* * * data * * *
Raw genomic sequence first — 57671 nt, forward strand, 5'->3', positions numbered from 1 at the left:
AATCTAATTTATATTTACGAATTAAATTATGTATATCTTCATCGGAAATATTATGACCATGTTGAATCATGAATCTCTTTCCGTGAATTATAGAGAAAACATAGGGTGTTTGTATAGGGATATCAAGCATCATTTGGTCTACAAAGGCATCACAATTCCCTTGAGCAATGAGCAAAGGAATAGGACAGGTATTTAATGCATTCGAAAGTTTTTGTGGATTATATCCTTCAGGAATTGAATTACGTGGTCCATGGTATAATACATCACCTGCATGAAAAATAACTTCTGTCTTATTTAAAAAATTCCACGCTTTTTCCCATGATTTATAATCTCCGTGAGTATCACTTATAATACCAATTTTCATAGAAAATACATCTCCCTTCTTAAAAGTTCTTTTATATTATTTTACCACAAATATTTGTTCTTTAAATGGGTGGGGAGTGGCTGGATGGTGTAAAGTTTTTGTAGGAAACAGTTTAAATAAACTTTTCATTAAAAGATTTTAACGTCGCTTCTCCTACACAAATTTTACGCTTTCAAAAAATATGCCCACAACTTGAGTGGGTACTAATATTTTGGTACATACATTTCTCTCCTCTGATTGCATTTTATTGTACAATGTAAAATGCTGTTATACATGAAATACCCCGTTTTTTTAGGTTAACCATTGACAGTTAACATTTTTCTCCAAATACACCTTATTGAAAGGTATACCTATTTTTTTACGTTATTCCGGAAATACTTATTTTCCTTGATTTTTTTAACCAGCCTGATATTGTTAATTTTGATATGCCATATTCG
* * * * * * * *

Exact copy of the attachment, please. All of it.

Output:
Raw genomic sequence first — 57671 nt, forward strand, 5'->3', positions numbered from 1 at the left:
AATCTAATTTATATTTACGAATTAAATTATGTATATCTTCATCGGAAATATTATGACCATGTTGAATCATGAATCTCTTTCCGTGAATTATAGAGAAAACATAGGGTGTTTGTATAGGGATATCAAGCATCATTTGGTCTACAAAGGCATCACAATTCCCTTGAGCAATGAGCAAAGGAATAGGACAGGTATTTAATGCATTCGAAAGTTTTTGTGGATTATATCCTTCAGGAATTGAATTACGTGGTCCATGGTATAATACATCACCTGCATGAAAAATAACTTCTGTCTTATTTAAAAAATTCCACGCTTTTTCCCATGATTTATAATCTCCGTGAGTATCACTTATAATACCAATTTTCATAGAAAATACATCTCCCTTCTTAAAAGTTCTTTTATATTATTTTACCACAAATATTTGTTCTTTAAATGGGTGGGGAGTGGCTGGATGGTGTAAAGTTTTTGTAGGAAACAGTTTAAATAAACTTTTCATTAAAAGATTTTAACGTCGCTTCTCCTACACAAATTTTACGCTTTCAAAAAATATGCCCACAACTTGAGTGGGTACTAATATTTTGGTACATACATTTCTCTCCTCTGATTGCATTTTATTGTACAATGTAAAATGCTGTTATACATGAAATACCCCGTTTTTTTAGGTTAACCATTGACAGTTAACATTTTTCTCCAAATACACCTTATTGAAAGGTATACCTATTTTTTTACGTTATTCCGGAAATACTTATTTTCCTTGATTTTTTTAACCAGCCTGATATTGTTAATTTTGATATGCCATATTCG